It's encouraging to see people like Jerry Fishenden figuring out how to take the discussion about identity issues to a mainstream audience. Here's a piece he wrote for the Financial Times:
If you think the current problems of computer security appear daunting, what is going to happen as the internet grows beyond web browsing and e-mail to pervade every aspect of our daily lives? As the internet powers the monitoring of our health and the checking of our energy saving devices in our homes for example, will problems of cybercrime and threats to our identity, security and privacy grow at the same rate?
One of the most significant contributory causes of existing internet security problems is the lack of a trustworthy identity layer. I can’t prove it’s me when I’m online and I can’t prove to a reasonable level of satisfaction whether the person (or thing) I’m communicating or transacting with online is who or what they claim to be. If you’re a cybercrook, this is great news and highly lucrative since it makes online attacks such as phishing and spam e-mail possible. And cybercrooks are always among the smartest to exploit such flaws.
If we’re serious about realising technology’s potential, security and privacy issues need to be dealt with – certainly before we can seriously contemplate letting the internet move into far more important areas, such as assisting our healthcare at home. How are we to develop such services if none of the devices can be certain who or what they are communicating with?
In front of us lies an age in which everything and everyone is linked and joined through an all pervading system – a worldwide digital mesh of billions of devices and communications happening every second, a complex grid of systems communicating within and between each other in real time.
But how can it be built – and trusted – without the problem of identity being fixed?
So what is identity anyway? For our purposes, identity is about people – and ”things”: the physical fabric of the internet and everything in (or on) it. And ultimately it’s about safeguarding our security and privacy.
If we’re to avoid exponential growth of the security and privacy issues that plague the current relatively simple internet as we enter the pervasive, complex grid age, what principles do we adhere to? How can we have a secure, trusted, privacy-aware internet that will be able to fulfil its potential – and deserve our trust too?
The good news is that these problems are already being addressed. Technology now makes possible an identity infrastructure that simultaneously addresses the security and public service needs of government as well as those of private sector organisations and the privacy needs of individuals.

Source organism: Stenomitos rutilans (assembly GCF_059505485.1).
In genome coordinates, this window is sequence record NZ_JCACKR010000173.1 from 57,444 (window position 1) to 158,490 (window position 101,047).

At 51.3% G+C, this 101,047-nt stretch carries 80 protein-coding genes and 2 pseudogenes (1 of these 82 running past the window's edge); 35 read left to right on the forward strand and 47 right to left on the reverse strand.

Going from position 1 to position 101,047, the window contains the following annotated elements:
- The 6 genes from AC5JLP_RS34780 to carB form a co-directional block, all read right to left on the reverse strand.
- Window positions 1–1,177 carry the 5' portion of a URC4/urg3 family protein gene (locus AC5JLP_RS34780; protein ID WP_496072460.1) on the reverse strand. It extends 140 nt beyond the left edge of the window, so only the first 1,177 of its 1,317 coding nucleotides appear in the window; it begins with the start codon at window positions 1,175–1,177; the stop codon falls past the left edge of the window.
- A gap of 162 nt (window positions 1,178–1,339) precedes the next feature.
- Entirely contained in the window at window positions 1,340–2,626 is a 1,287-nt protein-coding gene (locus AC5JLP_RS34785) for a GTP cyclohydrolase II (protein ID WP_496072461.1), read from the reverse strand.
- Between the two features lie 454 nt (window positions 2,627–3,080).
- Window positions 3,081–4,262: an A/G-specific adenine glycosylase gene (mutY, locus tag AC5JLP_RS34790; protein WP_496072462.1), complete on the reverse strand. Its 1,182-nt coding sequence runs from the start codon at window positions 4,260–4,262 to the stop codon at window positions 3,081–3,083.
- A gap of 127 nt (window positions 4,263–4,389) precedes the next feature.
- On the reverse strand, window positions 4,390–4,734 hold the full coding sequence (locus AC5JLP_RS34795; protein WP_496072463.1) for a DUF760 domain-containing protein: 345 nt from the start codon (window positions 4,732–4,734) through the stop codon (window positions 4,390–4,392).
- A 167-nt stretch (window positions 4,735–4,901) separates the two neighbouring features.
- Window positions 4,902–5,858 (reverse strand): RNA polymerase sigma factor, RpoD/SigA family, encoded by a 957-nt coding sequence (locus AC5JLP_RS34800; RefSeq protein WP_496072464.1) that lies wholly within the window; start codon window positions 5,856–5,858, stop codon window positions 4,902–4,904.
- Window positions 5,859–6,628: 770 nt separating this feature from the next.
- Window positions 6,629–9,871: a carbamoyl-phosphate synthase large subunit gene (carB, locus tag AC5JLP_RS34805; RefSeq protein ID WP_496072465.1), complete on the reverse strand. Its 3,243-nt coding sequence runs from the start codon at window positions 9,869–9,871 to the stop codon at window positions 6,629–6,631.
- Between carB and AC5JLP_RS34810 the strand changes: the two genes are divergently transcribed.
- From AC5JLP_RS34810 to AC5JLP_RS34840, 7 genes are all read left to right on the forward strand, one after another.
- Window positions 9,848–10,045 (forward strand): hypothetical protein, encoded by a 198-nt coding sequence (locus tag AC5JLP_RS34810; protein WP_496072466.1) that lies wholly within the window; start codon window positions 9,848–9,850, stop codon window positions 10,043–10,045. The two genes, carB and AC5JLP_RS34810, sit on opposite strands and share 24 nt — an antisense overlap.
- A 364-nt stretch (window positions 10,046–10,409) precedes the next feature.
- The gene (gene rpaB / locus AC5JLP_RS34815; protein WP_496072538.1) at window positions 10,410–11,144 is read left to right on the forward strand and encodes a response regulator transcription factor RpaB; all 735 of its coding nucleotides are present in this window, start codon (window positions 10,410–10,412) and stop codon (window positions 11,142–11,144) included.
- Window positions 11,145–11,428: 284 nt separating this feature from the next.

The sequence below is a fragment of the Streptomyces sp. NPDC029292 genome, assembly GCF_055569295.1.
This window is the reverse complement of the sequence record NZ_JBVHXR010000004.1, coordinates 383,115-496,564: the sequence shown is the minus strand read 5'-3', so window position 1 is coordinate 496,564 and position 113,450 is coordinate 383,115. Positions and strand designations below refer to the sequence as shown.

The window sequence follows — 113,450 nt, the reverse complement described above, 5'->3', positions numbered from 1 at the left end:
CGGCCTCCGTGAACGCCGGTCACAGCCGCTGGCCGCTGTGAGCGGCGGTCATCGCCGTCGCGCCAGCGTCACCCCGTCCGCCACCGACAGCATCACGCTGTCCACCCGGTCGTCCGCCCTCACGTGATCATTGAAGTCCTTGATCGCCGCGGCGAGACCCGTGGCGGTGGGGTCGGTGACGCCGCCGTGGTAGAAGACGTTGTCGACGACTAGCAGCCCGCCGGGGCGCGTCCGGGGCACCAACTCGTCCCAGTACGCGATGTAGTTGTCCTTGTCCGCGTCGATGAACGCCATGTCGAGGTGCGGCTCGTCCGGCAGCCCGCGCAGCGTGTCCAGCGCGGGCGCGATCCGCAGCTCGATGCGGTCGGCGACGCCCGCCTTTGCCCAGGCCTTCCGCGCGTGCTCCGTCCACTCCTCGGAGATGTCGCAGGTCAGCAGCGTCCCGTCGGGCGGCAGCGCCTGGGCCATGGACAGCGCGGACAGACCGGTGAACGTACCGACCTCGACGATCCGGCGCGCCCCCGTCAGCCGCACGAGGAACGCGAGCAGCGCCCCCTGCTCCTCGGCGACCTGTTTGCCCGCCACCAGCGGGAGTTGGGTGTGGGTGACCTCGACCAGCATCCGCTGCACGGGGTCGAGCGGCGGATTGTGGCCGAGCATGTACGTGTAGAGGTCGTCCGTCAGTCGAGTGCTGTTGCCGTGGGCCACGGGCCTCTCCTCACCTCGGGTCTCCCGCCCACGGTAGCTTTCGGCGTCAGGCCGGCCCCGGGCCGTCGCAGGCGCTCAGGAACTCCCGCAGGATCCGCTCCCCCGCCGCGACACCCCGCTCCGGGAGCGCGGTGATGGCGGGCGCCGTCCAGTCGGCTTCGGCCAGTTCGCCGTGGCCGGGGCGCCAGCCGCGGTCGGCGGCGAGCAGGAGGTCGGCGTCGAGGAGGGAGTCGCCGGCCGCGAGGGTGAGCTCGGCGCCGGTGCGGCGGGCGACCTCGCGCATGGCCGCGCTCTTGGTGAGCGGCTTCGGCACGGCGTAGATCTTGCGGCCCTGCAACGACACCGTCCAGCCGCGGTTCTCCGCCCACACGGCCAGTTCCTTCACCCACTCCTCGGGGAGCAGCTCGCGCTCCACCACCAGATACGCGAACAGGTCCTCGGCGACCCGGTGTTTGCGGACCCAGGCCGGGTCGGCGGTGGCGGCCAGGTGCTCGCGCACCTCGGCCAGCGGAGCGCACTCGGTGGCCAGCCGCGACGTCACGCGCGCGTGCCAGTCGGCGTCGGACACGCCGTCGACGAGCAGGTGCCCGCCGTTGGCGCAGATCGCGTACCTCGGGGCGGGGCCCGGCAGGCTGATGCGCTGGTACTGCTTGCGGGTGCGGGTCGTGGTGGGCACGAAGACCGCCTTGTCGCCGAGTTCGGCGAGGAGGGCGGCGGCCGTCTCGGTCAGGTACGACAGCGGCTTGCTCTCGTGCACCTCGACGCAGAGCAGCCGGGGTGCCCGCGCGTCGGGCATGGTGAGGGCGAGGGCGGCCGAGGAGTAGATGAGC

Privacy-enhancing security technologies now exist that enable the secure sharing of identity-related information in a way that ensures privacy for all parties involved in the data flow. This technology includes ”minimal disclosure tokens” which enable organisations securely to share identity-related information in digital form via the individuals to whom it pertains, thereby ensuring security and privacy for all parties involved in the data flow.
These minimal disclosure tokens also guard against the unauthorised manipulation of our personal identity information, not only by outsiders such as professional cybercrooks but also by the individuals themselves. The tokens enable us to see what personal information we are about to share, which ensures full transparency about what aspects of our personal information we divulge to people and things on the internet. This approach lets individuals selectively disclose only those aspects of their personal information relevant for them to gain access to a particular service.
Equally important, we can also choose to disclose such selective identity information without leaving behind data trails that enable third parties to link, trace and aggregate all of our actions. This prevents one of the current ways that third parties use to collate our personal information without our knowledge or consent. For example, a minimal disclosure token would allow a citizen to prove to a pub landlord they are over 18 but without revealing anything else, not even their date of birth or specific age.
These new technologies help to avoid the problem of centralised systems that can electronically monitor in real time all activities of an individual (and hence enable those central systems surreptitiously to access the accounts of any individual). Such models are bad practice in any case since such central parties themselves become attractive targets for security breaches and insider misuse. Centralised identity models have been shown to be a major source of identity fraud and theft, and to undermine the trust of those whose identity it is meant to safeguard.
It is of course important to achieve the right balance between the security needs of organisations, both in private and public sectors, and the public’s right to be left alone. Achieving such a balance will help restore citizens’ trust in the internet and broader identity initiatives, while also reducing the data losses and identity thefts that arise from current practices.
Now that the technology industry is currently implementing all of the components necessary to establish such secure, privacy-aware infrastructures, all it takes is the will to embrace and adopt them. Only by doing so will we all be able to enjoy the true potential of the digital age – in a secure and privacy-aware fashion.